Thursday, March 5, 2015

Keep It Simple

When I look at investing in a company, I think of the KISS principle.
A design/engineering principle noted by the US Navy in 1960, it’s an acronym that originally stood for: Keep it simple, stupid. You can use another variation of it that is perhaps less offensive, like keep it simple and straightforward. But the point remains that, in investing, simple is oftentimes better.
And simplicity, or a greater degree of it, is what I love so much about dividend growth investing. You’re basically boiling down the thousands of publicly traded stocks into a much more manageable list of a few hundred. Even better, that process screens out most of the junk, because you simply can’t increase dividends for decades on end without generating profit/cash flow growth in kind.
So I don’t need to worry about whether or not a startup out of California is going to design the next app or sensor that’s going to take off. And I needn’t concern myself with if/when 3D printing will become a much larger industry and/or which companies will dominate (and which will fail). I just need to make sure I feel comfortable with the odds that people will continue buying, say, toothpaste for the next few decades.

What’s The Story?

Before I even look at a company’s financial metrics or other fundamentals, I like to ask myself what a company is all about.
What’s their story? What do they do? How do they do it? Is it something I can easily understand?
Even better, I like to make sure I can condense a company’s story down into one or two short sentences.
I’ll give you a few examples.
The Coca-Cola Co. (KO): Manufactures and markets a variety of sparking and still beverages across the world.
Easy, right? We can all understand humanity’s need to drink fluids of some sort. And one can look at Coke’s broad portfolio of beverages and see something for everyone – orange juice, soft drinks, water, tea, coffee, etc. That kind of business model is extremely simple to understand at its core. There’s certainly a bit more to it than that, but being able to discern what a company does in a easy-to-understand sentence or two is really at the heart of my strategy.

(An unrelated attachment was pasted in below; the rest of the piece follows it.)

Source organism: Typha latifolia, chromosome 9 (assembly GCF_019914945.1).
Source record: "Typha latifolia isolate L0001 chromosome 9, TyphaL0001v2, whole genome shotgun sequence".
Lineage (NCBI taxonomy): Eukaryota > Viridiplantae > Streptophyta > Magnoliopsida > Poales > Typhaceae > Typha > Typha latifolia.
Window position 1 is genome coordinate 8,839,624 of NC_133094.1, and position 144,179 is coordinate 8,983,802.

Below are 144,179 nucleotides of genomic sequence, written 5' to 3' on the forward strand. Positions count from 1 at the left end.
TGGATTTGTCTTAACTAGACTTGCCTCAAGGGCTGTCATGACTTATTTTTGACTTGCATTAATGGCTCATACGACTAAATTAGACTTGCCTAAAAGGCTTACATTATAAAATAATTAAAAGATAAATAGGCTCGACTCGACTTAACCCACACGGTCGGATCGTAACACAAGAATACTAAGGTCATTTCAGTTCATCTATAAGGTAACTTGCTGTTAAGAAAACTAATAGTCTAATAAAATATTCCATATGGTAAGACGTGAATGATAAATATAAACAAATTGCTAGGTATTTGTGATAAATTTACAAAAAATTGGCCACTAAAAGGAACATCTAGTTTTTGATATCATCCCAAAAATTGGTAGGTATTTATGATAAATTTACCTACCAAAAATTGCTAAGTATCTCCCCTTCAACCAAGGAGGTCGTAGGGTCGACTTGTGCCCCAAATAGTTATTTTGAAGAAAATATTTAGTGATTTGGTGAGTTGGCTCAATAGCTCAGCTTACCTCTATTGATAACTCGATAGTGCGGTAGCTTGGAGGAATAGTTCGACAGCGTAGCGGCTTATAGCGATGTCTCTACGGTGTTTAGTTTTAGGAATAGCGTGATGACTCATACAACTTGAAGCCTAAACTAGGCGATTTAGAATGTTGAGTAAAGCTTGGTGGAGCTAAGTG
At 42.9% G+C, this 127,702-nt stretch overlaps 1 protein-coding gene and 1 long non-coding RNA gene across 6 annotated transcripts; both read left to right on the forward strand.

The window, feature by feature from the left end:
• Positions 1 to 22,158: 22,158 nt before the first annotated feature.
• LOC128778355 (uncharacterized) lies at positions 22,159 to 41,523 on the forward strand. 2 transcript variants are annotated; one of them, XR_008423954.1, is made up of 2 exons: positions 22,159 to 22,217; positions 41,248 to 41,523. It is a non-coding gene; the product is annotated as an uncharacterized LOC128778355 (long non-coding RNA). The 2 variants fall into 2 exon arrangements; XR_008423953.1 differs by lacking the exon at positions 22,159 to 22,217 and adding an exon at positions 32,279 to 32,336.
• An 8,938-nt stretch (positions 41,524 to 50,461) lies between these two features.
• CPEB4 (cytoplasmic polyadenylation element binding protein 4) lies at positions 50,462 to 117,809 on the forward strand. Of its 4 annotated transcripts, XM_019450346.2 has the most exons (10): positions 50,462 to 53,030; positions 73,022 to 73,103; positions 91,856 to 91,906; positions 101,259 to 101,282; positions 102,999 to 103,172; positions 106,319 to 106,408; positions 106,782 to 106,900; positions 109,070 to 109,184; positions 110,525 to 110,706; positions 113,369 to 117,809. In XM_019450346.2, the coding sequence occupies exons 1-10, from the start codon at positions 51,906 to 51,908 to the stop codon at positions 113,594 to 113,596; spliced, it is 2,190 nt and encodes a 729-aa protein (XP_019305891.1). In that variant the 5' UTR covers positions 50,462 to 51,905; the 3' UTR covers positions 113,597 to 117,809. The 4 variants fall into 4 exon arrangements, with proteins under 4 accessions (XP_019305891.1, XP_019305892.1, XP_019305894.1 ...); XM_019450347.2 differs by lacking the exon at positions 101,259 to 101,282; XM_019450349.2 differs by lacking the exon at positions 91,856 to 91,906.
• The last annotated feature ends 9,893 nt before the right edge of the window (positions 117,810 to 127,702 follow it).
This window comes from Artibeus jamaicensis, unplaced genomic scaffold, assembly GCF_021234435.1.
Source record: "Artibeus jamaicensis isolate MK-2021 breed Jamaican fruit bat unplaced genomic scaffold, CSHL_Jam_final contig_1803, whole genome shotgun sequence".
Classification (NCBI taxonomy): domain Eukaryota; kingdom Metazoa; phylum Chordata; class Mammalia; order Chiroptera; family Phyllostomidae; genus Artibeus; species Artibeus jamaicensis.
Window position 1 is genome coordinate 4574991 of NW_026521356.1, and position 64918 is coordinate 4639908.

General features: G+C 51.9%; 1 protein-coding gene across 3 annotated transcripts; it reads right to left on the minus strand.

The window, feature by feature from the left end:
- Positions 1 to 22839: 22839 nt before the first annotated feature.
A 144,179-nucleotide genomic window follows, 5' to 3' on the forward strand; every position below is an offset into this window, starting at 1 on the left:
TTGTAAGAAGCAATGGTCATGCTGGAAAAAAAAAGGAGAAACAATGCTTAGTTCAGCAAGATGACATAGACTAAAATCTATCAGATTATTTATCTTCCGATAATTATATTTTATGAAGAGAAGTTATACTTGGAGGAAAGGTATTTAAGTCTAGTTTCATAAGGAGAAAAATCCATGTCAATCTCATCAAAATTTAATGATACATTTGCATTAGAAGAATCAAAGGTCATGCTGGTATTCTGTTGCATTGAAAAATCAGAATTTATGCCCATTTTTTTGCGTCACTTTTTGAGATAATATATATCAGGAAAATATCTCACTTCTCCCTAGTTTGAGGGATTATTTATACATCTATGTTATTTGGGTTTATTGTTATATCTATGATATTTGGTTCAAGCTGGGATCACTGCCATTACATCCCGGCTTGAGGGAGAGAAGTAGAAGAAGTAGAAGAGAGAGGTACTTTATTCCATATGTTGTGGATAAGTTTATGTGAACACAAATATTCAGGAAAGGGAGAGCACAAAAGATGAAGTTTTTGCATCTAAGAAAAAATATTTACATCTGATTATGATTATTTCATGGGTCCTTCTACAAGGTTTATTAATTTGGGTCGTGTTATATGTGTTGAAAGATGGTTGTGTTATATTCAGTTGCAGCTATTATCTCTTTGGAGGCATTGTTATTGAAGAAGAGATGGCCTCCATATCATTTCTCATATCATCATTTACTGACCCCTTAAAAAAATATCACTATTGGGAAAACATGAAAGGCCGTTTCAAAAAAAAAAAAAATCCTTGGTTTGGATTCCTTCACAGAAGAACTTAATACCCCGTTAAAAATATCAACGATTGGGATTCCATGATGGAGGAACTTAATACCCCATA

Johnson & Johnson (JNJ): Provides a number of healthcare products to clients ranging from the general public to healthcare professionals.
Sure, I could write a book on the company, its history, products, and future potential. But it boils down to something that’s pretty simple. I can understand Tylenol, Benadryl, baby shampoo, joint replacements, and pharmaceuticals. This is a company with a market cap north of $280 billion, but it’s not that difficult to understand the core operations, the products, how they make money, or how they will likely continue to make money.
Realty Income Corp. (O): Purchases commercial real estate, rents it to high-quality tenants, and uses that rent to mainly pay shareholders a healthy dividend.
That’s pretty much it. I get that real estate is a bit more complicated than that, which is exactly why I let Realty Income and the management team handle the complicated stuff and send me a check. But it’s also an incredibly easy business model to understand. Furthermore, I don’t have the liquidity to go out and buy a bunch of commercial real estate, nor do I have the time, interest, or inclination. But I don’t have to. They handle it for me and send me my check. How easy is that?